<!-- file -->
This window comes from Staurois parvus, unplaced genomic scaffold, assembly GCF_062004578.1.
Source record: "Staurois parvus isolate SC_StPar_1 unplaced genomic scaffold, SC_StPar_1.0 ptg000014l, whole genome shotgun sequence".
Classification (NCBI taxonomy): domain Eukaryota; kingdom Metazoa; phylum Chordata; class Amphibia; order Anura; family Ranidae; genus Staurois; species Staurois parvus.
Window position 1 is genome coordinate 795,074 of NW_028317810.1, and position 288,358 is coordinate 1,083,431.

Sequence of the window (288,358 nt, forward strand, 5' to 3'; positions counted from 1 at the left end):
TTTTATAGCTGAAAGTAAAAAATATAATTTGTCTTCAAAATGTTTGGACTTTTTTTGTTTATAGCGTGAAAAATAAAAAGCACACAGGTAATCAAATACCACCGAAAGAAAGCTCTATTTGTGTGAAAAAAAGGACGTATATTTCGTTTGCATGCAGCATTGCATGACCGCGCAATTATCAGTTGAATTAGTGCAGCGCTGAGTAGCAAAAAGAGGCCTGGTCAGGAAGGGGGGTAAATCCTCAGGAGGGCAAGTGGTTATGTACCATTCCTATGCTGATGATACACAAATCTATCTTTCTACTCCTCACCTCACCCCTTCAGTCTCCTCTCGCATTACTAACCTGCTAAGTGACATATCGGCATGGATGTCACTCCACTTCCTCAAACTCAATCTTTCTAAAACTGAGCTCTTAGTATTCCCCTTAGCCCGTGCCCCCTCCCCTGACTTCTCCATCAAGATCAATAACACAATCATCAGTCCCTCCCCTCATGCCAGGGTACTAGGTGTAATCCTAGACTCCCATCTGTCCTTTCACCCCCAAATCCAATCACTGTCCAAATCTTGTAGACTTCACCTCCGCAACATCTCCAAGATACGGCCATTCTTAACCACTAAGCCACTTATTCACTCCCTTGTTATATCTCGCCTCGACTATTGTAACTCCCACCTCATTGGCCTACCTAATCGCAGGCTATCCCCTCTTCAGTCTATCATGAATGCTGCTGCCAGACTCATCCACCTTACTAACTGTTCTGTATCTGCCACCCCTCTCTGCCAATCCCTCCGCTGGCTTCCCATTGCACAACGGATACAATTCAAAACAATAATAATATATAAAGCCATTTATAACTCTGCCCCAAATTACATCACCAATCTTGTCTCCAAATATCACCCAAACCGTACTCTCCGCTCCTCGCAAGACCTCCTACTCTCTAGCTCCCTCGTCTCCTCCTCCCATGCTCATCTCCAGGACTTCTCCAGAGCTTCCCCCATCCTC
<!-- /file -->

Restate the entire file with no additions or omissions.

This window comes from Staurois parvus, unplaced genomic scaffold, assembly GCF_062004578.1.
Source record: "Staurois parvus isolate SC_StPar_1 unplaced genomic scaffold, SC_StPar_1.0 ptg000014l, whole genome shotgun sequence".
Classification (NCBI taxonomy): domain Eukaryota; kingdom Metazoa; phylum Chordata; class Amphibia; order Anura; family Ranidae; genus Staurois; species Staurois parvus.
Window position 1 is genome coordinate 795,074 of NW_028317810.1, and position 288,358 is coordinate 1,083,431.

Sequence of the window (288,358 nt, forward strand, 5' to 3'; positions counted from 1 at the left end):
TTTTATAGCTGAAAGTAAAAAATATAATTTGTCTTCAAAATGTTTGGACTTTTTTTGTTTATAGCGTGAAAAATAAAAAGCACACAGGTAATCAAATACCACCGAAAGAAAGCTCTATTTGTGTGAAAAAAAGGACGTATATTTCGTTTGCATGCAGCATTGCATGACCGCGCAATTATCAGTTGAATTAGTGCAGCGCTGAGTAGCAAAAAGAGGCCTGGTCAGGAAGGGGGGTAAATCCTCAGGAGGGCAAGTGGTTATGTACCATTCCTATGCTGATGATACACAAATCTATCTTTCTACTCCTCACCTCACCCCTTCAGTCTCCTCTCGCATTACTAACCTGCTAAGTGACATATCGGCATGGATGTCACTCCACTTCCTCAAACTCAATCTTTCTAAAACTGAGCTCTTAGTATTCCCCTTAGCCCGTGCCCCCTCCCCTGACTTCTCCATCAAGATCAATAACACAATCATCAGTCCCTCCCCTCATGCCAGGGTACTAGGTGTAATCCTAGACTCCCATCTGTCCTTTCACCCCCAAATCCAATCACTGTCCAAATCTTGTAGACTTCACCTCCGCAACATCTCCAAGATACGGCCATTCTTAACCACTAAGCCACTTATTCACTCCCTTGTTATATCTCGCCTCGACTATTGTAACTCCCACCTCATTGGCCTACCTAATCGCAGGCTATCCCCTCTTCAGTCTATCATGAATGCTGCTGCCAGACTCATCCACCTTACTAACTGTTCTGTATCTGCCACCCCTCTCTGCCAATCCCTCCGCTGGCTTCCCATTGCACAACGGATACAATTCAAAACAATAATAATATATAAAGCCATTTATAACTCTGCCCCAAATTACATCACCAATCTTGTCTCCAAATATCACCCAAACCGTACTCTCCGCTCCTCGCAAGACCTCCTACTCTCTAGCTCCCTCGTCTCCTCCTCCCATGCTCATCTCCAGGACTTCTCCAGAGCTTCCCCCATCCTC